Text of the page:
Review of Grace Zaring Stone's THE BITTER TEA OF GENERAL YEN

One of my “Complete The Series” reading challenges this year is the Vintage Movie Classics: Novels That Inspired Great Films series. I’ve decided to read each book and then watch the movie based on it, and review both in the same post (which may result in some very long posts, I admit). Here’s the first entry:

Bitter Tea Both Covers.jpg

 

BOOK REVIEW

TITLE: The Bitter Tea of General Yen

AUTHOR: Grace Zaring Stone

195 pages, Vintage Movie Classics, ISBN 9780804170864

$17.95

PREMISE: (back cover copy) The groundbreaking novel that was the basis for Frank Capra’s strange, shocking drama starring Barbara Stanwyck and Nils Asther.
 
Traveling to Shanghai to marry her medical missionary fiancé, the beautiful Megan Davis finds herself caught in the toils of civil war between Republican and Communist forces. Determined to save the inhabitants of an orphanage in a Communist-occupied city nearby, Megan joins a nighttime rescue mission that ends up under attack by a mob. She avoids death only thanks to the intervention of General Yen, who brings her to his palace, where they come to form an unlikely trust and companionship in one another. As the political climate sours and violence outside the palace walls escalates, the motives behind various associates of the General are called into suspicion, leading to an unexpected and irreparable betrayal.
 
Originally published in 1930, this absorbing novel of war-torn China was adapted into a film in 1933. 

With a new foreword by Victoria Wilson.

MY RATING: 3 out of 5 stars

MY THOUGHTS: There is no doubt Grace Zaring Stone rights with a smooth, effective economy of words and an eye towards the poetic when it comes to describing her characters’ surroundings. There are lots of beautifully written passages throughout the book and one can see why when it was published in 1930 it captivated a larger readership’s attention. Despite the beauty of the prose and depth of character for the two leads (Megan Davis and General Yen), I struggled with the book’s very obvious Colonial “Christian vs. Heathen” attitude.

Victoria Wilson’s introduction discusses Zaring Stone’s intent to take “a white woman of good standing out of her safe milieu, putting her into a wild, exotic setting … where most (white) men would dare not venture.” The author certainly accomplishes this. Megan has barely arrived in China when she narrowly avoids death (or possible kidnapping) in the midst of a mob. General Yen saves her, and for the rest of the book Megan’s assumed comfortable position as White Savior’s Wife is called into question at every turn. It’s very obvious that only the attentions of General Yen are keeping her from death (or a fate-worse-than). But Megan’s “safe” assumptions about whether the Christian way is better than, or even right for, the Chinese who surround her are never really in danger of being challenged. She rebuffs every counterpoint the well-educated, English-speaking General Yen fields. Several times he calls her on her wish to change him to be more like the men she’s grown up with and learned about. Each time, she verbally denies it but her actions speak louder. (And this “we’re better than them” mindset is not limited to Megan; all of the non-Chinese characters express it, even the supposedly most-Christian of them; people like Doctor Strike may admire much about Chinese culture in general and about General Yen in particular, but they still think Christianity is more worthy.)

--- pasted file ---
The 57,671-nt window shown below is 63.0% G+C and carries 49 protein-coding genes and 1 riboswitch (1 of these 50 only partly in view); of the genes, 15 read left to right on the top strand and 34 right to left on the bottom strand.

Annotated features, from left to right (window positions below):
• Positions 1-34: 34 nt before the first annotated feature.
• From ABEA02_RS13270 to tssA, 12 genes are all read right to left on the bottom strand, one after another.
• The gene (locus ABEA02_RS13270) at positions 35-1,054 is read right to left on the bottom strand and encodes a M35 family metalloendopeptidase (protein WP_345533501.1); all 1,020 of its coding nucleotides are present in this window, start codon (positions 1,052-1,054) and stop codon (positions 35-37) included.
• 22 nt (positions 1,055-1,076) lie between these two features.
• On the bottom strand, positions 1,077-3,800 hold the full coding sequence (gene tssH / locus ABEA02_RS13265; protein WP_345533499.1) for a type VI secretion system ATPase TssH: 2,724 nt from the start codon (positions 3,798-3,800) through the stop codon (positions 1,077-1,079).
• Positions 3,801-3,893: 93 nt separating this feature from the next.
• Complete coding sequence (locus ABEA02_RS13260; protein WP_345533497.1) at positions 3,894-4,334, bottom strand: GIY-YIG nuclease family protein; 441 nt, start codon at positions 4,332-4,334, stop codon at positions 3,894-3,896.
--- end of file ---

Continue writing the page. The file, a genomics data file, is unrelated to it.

Ultimately, one of my problems with the book is that I don’t feel Megan grows at all from her experience. In the final pages, she admires General Yen’s nobility and willingness to die for what he believes is right, but she remains just as convinced as she was at the beginning that the Christian way is the best (perhaps only) way. She never quite says it, but there’s an undercurrent that she still believes if the General had just listened to her, things might have turned out differently. Which just drives home the characters’ attitudes that these in-fighting locals (remember, this is the Chinese Civil War, communists versus warlords), no matter how much great art they may make, are still savages. All of the Megan/Yen one-on-one scenes are electric battles of will and culture, and they are the most interesting scenes in the book.

I may not agree with her stance and her lack of growth, but there’s no denying Megan Davis is a strong character, one who spent a short time pretending to be a retiring wall-flower back in America before becoming engaged to a missionary in China whom she’d grown up with. She bucks the expectations that she’ll be a quiet, dutiful missionary’s wife by agreeing to charge into embattled territory to rescue children and staff from an orphanage with the older Doctor Strike. She’s the most well-developed female in the book, and none of the other female cast come close. Yen’s young concubine Mah-Li comes close to being as well-developed, although it’s more subtly done. She’s a complicated character: raised in one of Doctor Strike’s orphanages, now the mistress of a famous warlord but in love with one of that warlord’s aides – and she’s possibly a spy for the opposing Chinese forces. One of the questions never quite answered about Mah-Li is whether she betrays Yen simply out of love for Captain Li or if she’d have betrayed him eventually even without Li’s love and influence. (I also have to wonder how much Li really love Mah-Li, as opposed to how much he’s leading her on to use her for revenge against the General.)  The only other notable female character is Mrs. Jackson, the British woman in whose house Megan is staying at the start of the novel. Mrs. Jackson is the very stereotype of the condescending “Great White Hope” matriarch.